The power to move a motor vehicle comes from burning fuel in an engine. Emissions from vehicles are the by-products of this combustion process. In addition, VOC escape through fuel evaporation. As vehicle exhaust systems have improved, evaporative emissions have become a larger component of total-vehicle VOC emissions.
The combustion process results in emissions of VOC, NOx, PM, and CO, which are released from the tailpipe while a vehicle is operating. Exhaust emissions occur during two modes:
VOC also escape into the air through fuel evaporation. Despite evaporative emissions controls, evaporative losses can still account, on hot days, for a majority of the total VOC pollution from current model cars. Evaporative emissions occur in several ways:
Source: U.S. Environmental Protection Agency. Automobile Emissions: An Overview. Fact Sheet OMS-5.
Starting a car cold increases trip emissions compared to starting an engine that is already warm. A typical automobile on the road in 2002 had an average trip length of 4.0 miles, and, with slightly more than 7 trips per day, an average of about 29 vehicle miles traveled per day. On a given weekday, cold starts of a typical vehicle produces 7.7 grams of VOC (25 percent of the typical daily emissions), 88 grams of CO (26 percent of the typical daily emissions), and 5 grams of NOx (19 percent of the typical daily emissions). Running exhaust accounts for another 7.8 grams of VOC, 251 grams of CO, and 20.2 grams of NOx.
VOC are also emitted through fuel evaporation. For example, parking the car all day produces 4.3 grams of VOC.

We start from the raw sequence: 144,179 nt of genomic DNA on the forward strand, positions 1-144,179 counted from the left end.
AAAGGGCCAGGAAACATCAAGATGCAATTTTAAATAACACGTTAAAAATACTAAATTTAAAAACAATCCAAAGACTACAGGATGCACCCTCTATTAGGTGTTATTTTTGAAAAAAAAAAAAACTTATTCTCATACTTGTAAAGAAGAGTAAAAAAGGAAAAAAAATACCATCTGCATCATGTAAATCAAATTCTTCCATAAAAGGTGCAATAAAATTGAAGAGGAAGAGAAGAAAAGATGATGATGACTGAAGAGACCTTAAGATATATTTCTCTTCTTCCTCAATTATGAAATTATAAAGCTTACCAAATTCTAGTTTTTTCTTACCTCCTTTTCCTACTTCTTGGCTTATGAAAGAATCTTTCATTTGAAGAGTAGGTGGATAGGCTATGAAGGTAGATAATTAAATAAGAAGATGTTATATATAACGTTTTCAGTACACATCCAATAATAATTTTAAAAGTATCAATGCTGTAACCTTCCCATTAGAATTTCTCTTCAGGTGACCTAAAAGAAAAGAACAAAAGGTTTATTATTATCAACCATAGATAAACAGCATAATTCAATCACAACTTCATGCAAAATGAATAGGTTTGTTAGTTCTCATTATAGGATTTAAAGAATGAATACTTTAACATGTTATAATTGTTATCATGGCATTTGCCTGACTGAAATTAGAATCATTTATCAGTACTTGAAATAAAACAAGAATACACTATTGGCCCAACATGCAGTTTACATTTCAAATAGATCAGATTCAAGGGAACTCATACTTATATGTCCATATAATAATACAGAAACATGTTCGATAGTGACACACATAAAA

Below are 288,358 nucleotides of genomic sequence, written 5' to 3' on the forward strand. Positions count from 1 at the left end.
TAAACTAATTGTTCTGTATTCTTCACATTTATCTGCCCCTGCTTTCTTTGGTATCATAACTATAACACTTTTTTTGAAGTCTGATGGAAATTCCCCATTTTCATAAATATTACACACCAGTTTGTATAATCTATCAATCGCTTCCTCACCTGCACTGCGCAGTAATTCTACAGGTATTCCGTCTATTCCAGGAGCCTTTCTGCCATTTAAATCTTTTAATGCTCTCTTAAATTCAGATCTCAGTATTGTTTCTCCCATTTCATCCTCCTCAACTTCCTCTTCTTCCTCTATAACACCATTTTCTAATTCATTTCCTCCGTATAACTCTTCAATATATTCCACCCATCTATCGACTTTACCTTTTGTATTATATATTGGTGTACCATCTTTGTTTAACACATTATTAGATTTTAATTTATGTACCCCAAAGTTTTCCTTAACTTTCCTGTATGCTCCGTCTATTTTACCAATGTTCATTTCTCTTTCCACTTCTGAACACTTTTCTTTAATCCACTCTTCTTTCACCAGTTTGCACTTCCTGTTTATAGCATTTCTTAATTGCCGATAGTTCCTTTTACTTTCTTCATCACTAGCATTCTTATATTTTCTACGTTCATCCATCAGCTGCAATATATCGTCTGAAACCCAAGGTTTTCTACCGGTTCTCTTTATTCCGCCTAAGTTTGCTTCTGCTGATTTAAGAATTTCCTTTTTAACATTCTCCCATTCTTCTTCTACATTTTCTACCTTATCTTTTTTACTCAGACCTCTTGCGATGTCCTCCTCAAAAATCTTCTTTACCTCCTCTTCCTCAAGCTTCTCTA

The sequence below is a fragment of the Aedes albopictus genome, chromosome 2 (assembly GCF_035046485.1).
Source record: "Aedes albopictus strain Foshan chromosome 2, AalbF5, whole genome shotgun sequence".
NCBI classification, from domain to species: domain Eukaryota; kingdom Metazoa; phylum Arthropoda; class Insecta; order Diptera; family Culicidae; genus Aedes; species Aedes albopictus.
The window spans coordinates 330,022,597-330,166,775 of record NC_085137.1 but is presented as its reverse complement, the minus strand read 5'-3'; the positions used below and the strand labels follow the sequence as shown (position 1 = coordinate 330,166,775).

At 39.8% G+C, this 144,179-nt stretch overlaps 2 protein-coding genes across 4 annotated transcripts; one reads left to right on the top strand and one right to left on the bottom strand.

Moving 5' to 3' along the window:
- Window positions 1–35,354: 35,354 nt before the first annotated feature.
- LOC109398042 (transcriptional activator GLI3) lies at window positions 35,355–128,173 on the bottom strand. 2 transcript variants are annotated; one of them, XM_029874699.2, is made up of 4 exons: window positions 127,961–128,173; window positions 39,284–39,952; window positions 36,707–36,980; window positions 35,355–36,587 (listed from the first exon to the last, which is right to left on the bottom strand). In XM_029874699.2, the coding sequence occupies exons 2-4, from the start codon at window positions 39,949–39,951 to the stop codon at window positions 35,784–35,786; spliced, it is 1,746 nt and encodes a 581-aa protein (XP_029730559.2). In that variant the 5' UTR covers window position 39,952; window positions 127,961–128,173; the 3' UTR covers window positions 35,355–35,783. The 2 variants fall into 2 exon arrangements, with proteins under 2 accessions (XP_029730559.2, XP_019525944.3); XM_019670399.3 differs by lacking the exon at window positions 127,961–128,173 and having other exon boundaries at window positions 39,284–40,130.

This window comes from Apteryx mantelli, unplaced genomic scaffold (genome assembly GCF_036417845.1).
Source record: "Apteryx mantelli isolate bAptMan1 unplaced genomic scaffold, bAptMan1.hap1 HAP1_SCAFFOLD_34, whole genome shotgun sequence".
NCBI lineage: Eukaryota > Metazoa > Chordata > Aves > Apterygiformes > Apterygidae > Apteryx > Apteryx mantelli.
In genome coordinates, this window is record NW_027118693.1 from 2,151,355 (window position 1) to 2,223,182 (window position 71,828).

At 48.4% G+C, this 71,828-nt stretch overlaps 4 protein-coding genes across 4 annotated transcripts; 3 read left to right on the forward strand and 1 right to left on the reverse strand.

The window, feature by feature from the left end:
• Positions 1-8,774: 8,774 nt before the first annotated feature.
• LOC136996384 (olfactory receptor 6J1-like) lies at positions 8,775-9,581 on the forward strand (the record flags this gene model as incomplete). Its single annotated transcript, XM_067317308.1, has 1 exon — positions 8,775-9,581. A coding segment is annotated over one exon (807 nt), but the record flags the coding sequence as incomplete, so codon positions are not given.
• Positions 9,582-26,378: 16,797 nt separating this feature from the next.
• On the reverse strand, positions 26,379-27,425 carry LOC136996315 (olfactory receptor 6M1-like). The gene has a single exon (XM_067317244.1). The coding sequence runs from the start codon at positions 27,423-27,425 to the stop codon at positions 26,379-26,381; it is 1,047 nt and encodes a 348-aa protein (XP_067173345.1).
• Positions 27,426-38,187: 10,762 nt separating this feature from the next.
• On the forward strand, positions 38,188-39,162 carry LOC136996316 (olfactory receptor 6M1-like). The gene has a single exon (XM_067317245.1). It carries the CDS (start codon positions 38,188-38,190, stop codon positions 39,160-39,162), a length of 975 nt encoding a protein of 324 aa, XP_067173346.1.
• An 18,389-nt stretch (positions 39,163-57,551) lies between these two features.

Source: U.S. Environmental Protection Agency. MOBILE6.2 Model run assumed IDLE Test, National Low Emission Vehicle Standards, summer temperature 64-92 degrees, and United States average vehicle operations. 20 April 2004.
Emissions rates vary based on the speed a vehicle is traveling. EPA's model for highway vehicle emissions - MOBILE 6.2 - shows how speed affects emissions rates. VOC and CO emissions rates typically drop as speed increases. NOx emissions rates turn up at higher speeds. Emissions rates at all speeds have been falling over time as newer, more controlled vehicles enter the fleet.
*Note: summer, freeway assumption used.
**Note: winter, freeway assumption used.
These curves do not represent the full range of effects associated with travel at different speeds. Emissions rates are higher during stop-and-go, congested traffic conditions than free flow conditions operating at the same average speed.
Source: U.S. Environmental Protection Agency. MOBILE 6.2 Model run 24 September 2003.
These comparisons show estimated in-use emissions rates, in grams/mile, for cars and heavy-duty diesel trucks with 2002 control technology versus 1967 vehicles (before significant controls). Car emissions rates have declined by 80 percent to 95 percent depending on pollutant, while heavy-duty diesel truck emissions rates have declined by 82 percent for VOC, 42 percent for NOx, and 63 percent for CO.
Source: U.S. Environmental Protection Agency. MOBILE6.2 Model run, 2 March 2005.
A small percentage of vehicles emit a large percentage of the pollution from on-road vehicles. These "gross emitters" include not only older model cars, but also some new cars with poorly maintained or malfunctioning emissions control equipment. As shown in the diagram, it is estimated that less than 10 percent of the vehicle fleet emits approximately 50 percent of the VOC emissions. The same vehicles, however, are not always gross emitters for all criteria pollutants - different 10 percent may be gross emitters for CO, NOx , and others. Additionally, 10 percent to 27 percent of the vehicles failing inspection never end up passing the state inspection and maintenance tests.
Source: National Academy Press. Evaluating Vehicle Emissions Inspection and Maintenance Programs. (July 2001): 27-29, 33 (Copyright 2001).